John Bohlinger and the PG crew visit the Seymour Duncan pickup factory in Santa Barbara, California, where company co-founders Seymour and Cathy Carter Duncan began the business in 1976.
Seymour Duncan himself greets PG’s crew and begins the tour by talking about his early days in the pickup business. He started re-winding pickups for David Schecter, then jumped into the big time via a large order from Japan—doing all his company’s early flatwork by hand. He also recounts meeting and being helped by Bill Carson, a co-designer of Leo Fender’s classic early instruments, including the Stratocaster, and gleaning tips from the legendary pickup designer Seth Lover. Plus, he recounts his time with Jeff Beck, George Fullerton, Ted McCarty, and other heroes of guitar.
After talking with Seymour, Bohlinger and the gang move to the factory, where Seymour Duncan CEO Marc DiLorenzo takes the lead. Pickups—more than 1,300 different varieties—are still built by hand at Seymour Duncan. And 20 more new models are being debuted this year. “You know how guitar players are,” says DiLorenzo. “They never stop chasing tone.”
Derek Duncan, custom shop manager and Seymour’s son, shows Bohlinger where the raw materials and components are kept—all inspected as they come in before they are put on the shelf. He also explains how the company kept pickups shipping out through the pandemic, except for one month. After the stock room, it’s off to magnet wire testing, then production planning—a two-person operation that processes incoming orders to plan which pickups will be built when. Next up: the custom shop, where we see NYC bass pickups in process, followed by a stop at the magnet grinding operation—where Derek also started working for the company—and the magnetizing station, where alnicos get their charge. At bobbin assembly, raw materials are tuned into components for use in the winding process. Some ultimately get dipped; others get a wrap of tape before moving along. The winding machine, by the way, was purchased from Gibson’s historic Kalamazoo operation. Then it’s on to pickup assembly, and, from there, we get to see the wax potting procedure. Lead wires—two or four, depending on the pickup—then get soldered to bottom plates.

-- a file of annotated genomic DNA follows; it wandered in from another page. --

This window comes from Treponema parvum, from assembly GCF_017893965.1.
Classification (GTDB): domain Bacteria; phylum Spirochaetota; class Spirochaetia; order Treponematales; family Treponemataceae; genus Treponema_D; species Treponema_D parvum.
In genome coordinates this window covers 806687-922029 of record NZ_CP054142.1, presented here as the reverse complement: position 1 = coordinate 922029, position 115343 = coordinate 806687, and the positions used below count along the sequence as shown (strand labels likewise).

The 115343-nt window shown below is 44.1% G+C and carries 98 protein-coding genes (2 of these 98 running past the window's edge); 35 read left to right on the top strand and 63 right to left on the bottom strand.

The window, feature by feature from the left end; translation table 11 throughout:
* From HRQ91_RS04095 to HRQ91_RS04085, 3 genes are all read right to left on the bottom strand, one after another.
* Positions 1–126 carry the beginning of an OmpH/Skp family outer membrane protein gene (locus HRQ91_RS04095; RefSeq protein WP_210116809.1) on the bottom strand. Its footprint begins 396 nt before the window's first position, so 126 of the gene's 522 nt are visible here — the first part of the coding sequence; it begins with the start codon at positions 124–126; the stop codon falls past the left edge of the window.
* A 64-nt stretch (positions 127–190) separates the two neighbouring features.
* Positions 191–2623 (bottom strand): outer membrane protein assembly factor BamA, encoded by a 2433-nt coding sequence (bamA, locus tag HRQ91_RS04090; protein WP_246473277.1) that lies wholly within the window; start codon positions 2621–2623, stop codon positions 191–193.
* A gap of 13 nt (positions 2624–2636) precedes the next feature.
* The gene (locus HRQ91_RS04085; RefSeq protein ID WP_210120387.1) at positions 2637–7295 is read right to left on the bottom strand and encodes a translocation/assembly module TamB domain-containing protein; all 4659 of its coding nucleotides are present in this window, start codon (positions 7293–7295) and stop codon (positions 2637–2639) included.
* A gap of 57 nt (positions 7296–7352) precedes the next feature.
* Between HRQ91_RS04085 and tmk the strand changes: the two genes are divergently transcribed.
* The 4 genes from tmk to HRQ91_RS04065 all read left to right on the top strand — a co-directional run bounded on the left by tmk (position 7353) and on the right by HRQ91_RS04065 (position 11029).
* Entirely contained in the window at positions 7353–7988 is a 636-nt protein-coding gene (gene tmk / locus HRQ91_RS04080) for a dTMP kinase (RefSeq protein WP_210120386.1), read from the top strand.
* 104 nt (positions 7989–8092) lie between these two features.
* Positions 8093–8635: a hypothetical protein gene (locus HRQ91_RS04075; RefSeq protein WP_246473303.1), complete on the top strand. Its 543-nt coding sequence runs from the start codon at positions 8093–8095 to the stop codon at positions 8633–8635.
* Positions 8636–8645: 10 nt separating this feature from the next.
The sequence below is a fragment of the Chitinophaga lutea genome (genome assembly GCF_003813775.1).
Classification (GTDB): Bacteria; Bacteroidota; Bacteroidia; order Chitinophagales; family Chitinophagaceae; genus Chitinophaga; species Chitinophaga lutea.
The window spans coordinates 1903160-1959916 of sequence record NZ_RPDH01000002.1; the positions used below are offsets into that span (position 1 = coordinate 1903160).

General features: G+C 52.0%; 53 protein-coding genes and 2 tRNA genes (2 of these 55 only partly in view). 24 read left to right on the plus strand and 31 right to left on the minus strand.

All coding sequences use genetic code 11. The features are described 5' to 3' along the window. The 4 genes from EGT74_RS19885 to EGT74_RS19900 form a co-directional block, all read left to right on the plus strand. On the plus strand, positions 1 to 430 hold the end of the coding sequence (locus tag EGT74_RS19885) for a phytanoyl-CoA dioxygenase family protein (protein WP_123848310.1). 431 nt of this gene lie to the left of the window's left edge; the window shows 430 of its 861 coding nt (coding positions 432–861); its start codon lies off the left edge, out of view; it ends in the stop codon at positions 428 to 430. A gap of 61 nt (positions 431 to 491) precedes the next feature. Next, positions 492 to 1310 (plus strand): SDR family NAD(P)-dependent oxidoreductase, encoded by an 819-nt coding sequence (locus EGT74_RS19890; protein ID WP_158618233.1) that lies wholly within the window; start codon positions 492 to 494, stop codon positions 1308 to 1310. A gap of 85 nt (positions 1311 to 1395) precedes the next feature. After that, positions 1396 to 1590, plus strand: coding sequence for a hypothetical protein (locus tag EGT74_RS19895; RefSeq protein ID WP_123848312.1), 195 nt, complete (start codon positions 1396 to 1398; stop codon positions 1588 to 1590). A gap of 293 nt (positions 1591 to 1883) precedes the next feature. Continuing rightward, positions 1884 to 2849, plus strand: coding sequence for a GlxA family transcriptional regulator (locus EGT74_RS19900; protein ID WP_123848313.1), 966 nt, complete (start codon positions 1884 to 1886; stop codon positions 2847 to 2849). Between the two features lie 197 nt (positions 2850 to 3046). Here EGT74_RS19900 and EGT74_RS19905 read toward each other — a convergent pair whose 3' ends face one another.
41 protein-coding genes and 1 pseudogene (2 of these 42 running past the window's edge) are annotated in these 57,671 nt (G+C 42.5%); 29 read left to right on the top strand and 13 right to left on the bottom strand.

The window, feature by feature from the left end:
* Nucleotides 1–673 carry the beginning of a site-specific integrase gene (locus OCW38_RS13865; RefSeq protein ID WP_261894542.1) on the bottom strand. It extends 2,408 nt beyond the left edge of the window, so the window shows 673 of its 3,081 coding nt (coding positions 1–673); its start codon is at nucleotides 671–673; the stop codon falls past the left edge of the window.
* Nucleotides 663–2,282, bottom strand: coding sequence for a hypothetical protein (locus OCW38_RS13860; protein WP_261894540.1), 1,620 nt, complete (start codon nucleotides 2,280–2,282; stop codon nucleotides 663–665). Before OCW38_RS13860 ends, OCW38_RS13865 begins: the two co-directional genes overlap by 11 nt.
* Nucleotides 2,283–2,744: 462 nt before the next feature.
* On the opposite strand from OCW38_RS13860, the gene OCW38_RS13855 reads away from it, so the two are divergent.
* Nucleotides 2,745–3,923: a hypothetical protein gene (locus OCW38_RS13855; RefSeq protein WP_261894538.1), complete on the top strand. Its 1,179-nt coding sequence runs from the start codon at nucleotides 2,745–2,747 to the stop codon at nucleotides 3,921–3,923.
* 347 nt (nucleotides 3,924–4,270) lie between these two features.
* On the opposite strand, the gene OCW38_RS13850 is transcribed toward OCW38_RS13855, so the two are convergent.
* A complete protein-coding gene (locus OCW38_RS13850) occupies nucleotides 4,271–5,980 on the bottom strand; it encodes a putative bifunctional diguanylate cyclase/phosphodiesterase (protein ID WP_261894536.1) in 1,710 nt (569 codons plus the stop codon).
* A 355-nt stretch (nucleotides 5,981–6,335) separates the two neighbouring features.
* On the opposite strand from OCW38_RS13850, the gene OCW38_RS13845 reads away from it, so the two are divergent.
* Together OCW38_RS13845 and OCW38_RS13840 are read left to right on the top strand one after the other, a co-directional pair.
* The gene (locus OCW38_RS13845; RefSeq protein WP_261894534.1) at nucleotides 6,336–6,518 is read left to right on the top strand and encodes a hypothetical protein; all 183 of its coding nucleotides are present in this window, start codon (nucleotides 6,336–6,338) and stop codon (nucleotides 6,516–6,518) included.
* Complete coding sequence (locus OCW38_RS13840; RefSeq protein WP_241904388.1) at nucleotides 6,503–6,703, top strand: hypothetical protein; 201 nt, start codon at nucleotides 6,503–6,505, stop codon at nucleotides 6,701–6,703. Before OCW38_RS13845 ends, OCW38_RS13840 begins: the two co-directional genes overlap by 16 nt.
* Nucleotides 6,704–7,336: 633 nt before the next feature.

Finally, we stop in on Kevin Beller in the company’s engineering department. Beller has designed many pickups over his four decades at Seymour Duncan, and during our stop he was working on Jared James Nichols signature P-90 style humbuckers. The finale: the space where pedals and the company’s PowerStage pedal-sized amps are made, including the 700-watt model used by Dave Mustaine.
The new set was wound on the same model vintage ME-481A pickup winder used to wind early 60’s vintage Fender Stratocaster pickups.
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Offset meets Teisco meets Danelectro meets Tele, anyone?
Recorded with an Eastwood Sidejack Baritone DLX into a Catalinbread Topanga, a J. Rockett Audio Archer (set to clean boost), and an MXR Reverb routed to a Jaguar HC50 miked with a Royer R-121 and a Goodsell Valpreaux 21 miked with a Shure SM57, both feeding an Apogee Duet going into GarageBand with no EQ-ing, compression, or effects.
Clip 1: Bridge position.
Clip 2: Middle position.
Clip 3: Neck position.
Some might find Schuyler (pronounced “Skyler”) Dean’s goal of combining the lo-fi tones of vintage Teisco gold-foils with the basic character of Jazzmaster pickups rather niche-y. Personally, I find the concept more intriguing than, say, yet another PAF-style humbucker. But I’ll admit I was skeptical: Gold-foilsare a bit of a bandwagon thing now. It didn’t help my cynicism when I learned these single-coils use large, 1/4" ceramic bar magnets rather than thin rubber magnets, like original Teiscos.
All that incredulity melted away minutes into testing the pickups, though. They really do capture much of the clear, resonant chime in a good, mellow pair of JM pickups—particularly in the middle position, which adds lovely, subtle grit to the squishy, hollowed-out tones that define the offset Fender.
Meanwhile, the neck unit has an even hollower sound that’s dusky, throbbing, and enveloping in much the same way as an old lipstick pickup. Perhaps the most wonderful surprise, however, is that, through a hard-working tube amp, the bridge pickup has the delightful snap, and tough-sounding twang of a kick-ass old Telecaster pickup in the same position.
Authentic tones? Ehhh … considering the recipe here, that’s probably a dumb question. But they are indubitably delicious.
Test Gear: Eastwood Sidejack Baritone DLX, Jaguar HC50, Goodsell Valpreaux 21, Catalinbread Topanga, Jordan Fuzztite, J. Rockett Audio Archer, PureSalem Pink Beard, Drybell Vibe Machine, Ibanez Echo Shifter, MXR Reverb.